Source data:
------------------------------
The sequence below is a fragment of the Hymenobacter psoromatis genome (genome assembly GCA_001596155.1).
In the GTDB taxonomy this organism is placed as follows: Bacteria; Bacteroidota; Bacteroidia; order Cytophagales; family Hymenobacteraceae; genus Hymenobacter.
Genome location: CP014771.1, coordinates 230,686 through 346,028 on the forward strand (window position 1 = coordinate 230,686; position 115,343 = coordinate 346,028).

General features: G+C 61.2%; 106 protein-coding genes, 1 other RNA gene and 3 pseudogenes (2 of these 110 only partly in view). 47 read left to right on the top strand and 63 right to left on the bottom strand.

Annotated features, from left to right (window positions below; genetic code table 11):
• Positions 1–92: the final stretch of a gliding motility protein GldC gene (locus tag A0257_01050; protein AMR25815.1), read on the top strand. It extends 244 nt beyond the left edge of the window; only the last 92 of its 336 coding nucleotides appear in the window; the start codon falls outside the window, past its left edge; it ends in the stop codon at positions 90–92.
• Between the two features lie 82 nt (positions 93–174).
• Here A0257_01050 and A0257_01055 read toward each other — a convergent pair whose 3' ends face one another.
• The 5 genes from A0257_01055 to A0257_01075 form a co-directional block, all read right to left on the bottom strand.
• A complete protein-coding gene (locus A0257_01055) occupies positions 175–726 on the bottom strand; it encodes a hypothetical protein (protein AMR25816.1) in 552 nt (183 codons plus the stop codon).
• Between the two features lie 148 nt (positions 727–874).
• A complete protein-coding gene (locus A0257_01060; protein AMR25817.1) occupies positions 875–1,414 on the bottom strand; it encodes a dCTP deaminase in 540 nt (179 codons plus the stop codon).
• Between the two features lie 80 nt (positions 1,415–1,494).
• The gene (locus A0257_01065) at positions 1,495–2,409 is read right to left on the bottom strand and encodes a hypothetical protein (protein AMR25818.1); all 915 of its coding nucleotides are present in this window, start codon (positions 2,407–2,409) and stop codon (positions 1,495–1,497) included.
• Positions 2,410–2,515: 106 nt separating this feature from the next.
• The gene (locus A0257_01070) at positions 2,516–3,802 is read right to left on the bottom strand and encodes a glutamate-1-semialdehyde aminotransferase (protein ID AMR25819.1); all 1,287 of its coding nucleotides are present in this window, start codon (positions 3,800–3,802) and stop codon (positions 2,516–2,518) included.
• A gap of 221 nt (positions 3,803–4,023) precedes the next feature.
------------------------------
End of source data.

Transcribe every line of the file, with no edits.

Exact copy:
The sequence below is a fragment of the Hymenobacter psoromatis genome (genome assembly GCA_001596155.1).
In the GTDB taxonomy this organism is placed as follows: Bacteria; Bacteroidota; Bacteroidia; order Cytophagales; family Hymenobacteraceae; genus Hymenobacter.
Genome location: CP014771.1, coordinates 230,686 through 346,028 on the forward strand (window position 1 = coordinate 230,686; position 115,343 = coordinate 346,028).

General features: G+C 61.2%; 106 protein-coding genes, 1 other RNA gene and 3 pseudogenes (2 of these 110 only partly in view). 47 read left to right on the top strand and 63 right to left on the bottom strand.

Annotated features, from left to right (window positions below; genetic code table 11):
• Positions 1–92: the final stretch of a gliding motility protein GldC gene (locus tag A0257_01050; protein AMR25815.1), read on the top strand. It extends 244 nt beyond the left edge of the window; only the last 92 of its 336 coding nucleotides appear in the window; the start codon falls outside the window, past its left edge; it ends in the stop codon at positions 90–92.
• Between the two features lie 82 nt (positions 93–174).
• Here A0257_01050 and A0257_01055 read toward each other — a convergent pair whose 3' ends face one another.
• The 5 genes from A0257_01055 to A0257_01075 form a co-directional block, all read right to left on the bottom strand.
• A complete protein-coding gene (locus A0257_01055) occupies positions 175–726 on the bottom strand; it encodes a hypothetical protein (protein AMR25816.1) in 552 nt (183 codons plus the stop codon).
• Between the two features lie 148 nt (positions 727–874).
• A complete protein-coding gene (locus A0257_01060; protein AMR25817.1) occupies positions 875–1,414 on the bottom strand; it encodes a dCTP deaminase in 540 nt (179 codons plus the stop codon).
• Between the two features lie 80 nt (positions 1,415–1,494).
• The gene (locus A0257_01065) at positions 1,495–2,409 is read right to left on the bottom strand and encodes a hypothetical protein (protein AMR25818.1); all 915 of its coding nucleotides are present in this window, start codon (positions 2,407–2,409) and stop codon (positions 1,495–1,497) included.
• Positions 2,410–2,515: 106 nt separating this feature from the next.
• The gene (locus A0257_01070) at positions 2,516–3,802 is read right to left on the bottom strand and encodes a glutamate-1-semialdehyde aminotransferase (protein ID AMR25819.1); all 1,287 of its coding nucleotides are present in this window, start codon (positions 3,800–3,802) and stop codon (positions 2,516–2,518) included.
• A gap of 221 nt (positions 3,803–4,023) precedes the next feature.